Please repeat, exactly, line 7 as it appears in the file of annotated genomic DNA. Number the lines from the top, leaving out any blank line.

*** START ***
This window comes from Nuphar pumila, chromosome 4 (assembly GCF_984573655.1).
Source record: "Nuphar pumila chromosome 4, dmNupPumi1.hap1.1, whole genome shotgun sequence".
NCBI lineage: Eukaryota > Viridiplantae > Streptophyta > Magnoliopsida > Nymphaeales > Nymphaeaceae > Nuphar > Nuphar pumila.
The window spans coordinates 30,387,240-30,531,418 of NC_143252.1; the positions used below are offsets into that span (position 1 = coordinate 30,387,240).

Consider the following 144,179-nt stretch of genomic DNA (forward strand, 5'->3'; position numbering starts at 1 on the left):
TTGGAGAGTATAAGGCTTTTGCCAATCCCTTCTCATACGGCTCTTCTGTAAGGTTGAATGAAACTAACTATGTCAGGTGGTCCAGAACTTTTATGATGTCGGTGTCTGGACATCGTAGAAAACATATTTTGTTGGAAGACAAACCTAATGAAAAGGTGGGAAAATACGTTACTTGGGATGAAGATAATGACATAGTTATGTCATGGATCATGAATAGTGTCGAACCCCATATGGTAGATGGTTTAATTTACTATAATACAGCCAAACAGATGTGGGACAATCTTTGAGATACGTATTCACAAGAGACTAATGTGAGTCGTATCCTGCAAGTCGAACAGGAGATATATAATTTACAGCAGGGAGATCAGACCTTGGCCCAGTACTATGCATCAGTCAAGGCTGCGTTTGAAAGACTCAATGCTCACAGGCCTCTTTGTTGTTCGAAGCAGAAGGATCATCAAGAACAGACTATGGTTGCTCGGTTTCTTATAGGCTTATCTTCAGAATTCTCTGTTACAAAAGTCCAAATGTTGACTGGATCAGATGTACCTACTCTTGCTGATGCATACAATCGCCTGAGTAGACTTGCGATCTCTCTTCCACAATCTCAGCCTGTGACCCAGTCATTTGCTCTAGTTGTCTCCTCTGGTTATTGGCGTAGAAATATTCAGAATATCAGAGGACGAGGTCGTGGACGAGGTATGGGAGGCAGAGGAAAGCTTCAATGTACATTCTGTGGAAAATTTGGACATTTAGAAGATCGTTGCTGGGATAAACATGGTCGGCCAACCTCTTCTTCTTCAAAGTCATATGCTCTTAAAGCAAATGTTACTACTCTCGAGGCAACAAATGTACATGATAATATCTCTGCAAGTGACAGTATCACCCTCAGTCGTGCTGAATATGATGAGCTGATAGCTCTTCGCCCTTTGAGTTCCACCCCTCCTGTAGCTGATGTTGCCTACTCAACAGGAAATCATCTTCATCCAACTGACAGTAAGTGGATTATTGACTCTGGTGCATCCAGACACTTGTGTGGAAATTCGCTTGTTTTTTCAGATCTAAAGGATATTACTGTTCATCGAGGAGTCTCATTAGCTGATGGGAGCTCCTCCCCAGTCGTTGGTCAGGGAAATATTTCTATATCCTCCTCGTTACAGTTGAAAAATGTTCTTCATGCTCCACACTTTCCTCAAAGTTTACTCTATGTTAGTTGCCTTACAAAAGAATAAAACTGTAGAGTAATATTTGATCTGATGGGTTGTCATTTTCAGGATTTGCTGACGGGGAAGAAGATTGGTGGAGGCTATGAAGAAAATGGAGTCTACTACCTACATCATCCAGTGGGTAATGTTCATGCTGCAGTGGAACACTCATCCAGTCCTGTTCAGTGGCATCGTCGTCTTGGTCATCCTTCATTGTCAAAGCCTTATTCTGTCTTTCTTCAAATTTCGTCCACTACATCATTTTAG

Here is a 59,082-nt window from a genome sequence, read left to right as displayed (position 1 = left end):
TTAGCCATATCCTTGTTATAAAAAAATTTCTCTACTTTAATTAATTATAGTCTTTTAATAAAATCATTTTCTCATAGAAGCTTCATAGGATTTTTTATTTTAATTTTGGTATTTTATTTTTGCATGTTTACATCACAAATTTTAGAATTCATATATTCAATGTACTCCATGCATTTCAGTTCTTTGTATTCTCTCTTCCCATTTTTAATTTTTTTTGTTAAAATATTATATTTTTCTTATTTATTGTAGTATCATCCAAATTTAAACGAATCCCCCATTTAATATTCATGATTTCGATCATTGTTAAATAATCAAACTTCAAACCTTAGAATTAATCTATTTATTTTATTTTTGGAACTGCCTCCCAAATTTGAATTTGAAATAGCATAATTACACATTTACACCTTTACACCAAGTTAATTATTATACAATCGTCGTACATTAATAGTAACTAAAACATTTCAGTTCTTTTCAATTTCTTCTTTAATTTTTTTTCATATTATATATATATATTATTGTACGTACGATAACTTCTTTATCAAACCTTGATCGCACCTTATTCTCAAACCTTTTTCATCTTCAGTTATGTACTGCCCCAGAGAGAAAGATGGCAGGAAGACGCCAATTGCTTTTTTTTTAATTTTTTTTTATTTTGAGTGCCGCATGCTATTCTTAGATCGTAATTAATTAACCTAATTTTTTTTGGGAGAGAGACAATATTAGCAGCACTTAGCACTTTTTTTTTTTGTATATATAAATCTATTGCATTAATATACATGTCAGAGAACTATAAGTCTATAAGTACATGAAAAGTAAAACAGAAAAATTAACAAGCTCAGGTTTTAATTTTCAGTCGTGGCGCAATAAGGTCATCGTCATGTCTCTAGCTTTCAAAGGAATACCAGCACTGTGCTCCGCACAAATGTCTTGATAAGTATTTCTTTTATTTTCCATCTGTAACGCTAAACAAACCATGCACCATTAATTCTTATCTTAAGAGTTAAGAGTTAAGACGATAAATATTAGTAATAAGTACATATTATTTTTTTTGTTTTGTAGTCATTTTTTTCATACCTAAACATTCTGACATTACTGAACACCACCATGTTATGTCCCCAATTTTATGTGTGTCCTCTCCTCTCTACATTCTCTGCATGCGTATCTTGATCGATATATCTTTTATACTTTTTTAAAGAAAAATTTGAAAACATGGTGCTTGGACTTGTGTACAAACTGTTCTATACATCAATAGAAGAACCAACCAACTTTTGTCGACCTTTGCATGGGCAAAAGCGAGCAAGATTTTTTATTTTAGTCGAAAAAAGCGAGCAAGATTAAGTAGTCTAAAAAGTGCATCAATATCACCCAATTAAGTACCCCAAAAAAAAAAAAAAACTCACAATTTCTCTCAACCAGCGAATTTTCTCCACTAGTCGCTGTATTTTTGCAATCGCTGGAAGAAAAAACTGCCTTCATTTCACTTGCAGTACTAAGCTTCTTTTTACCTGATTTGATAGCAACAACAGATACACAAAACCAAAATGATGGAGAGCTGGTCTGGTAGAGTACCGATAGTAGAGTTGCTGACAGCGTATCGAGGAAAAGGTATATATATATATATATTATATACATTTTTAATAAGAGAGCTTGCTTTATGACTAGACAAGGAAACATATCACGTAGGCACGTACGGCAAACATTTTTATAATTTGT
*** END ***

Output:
Here is a 59,082-nt window from a genome sequence, read left to right as displayed (position 1 = left end):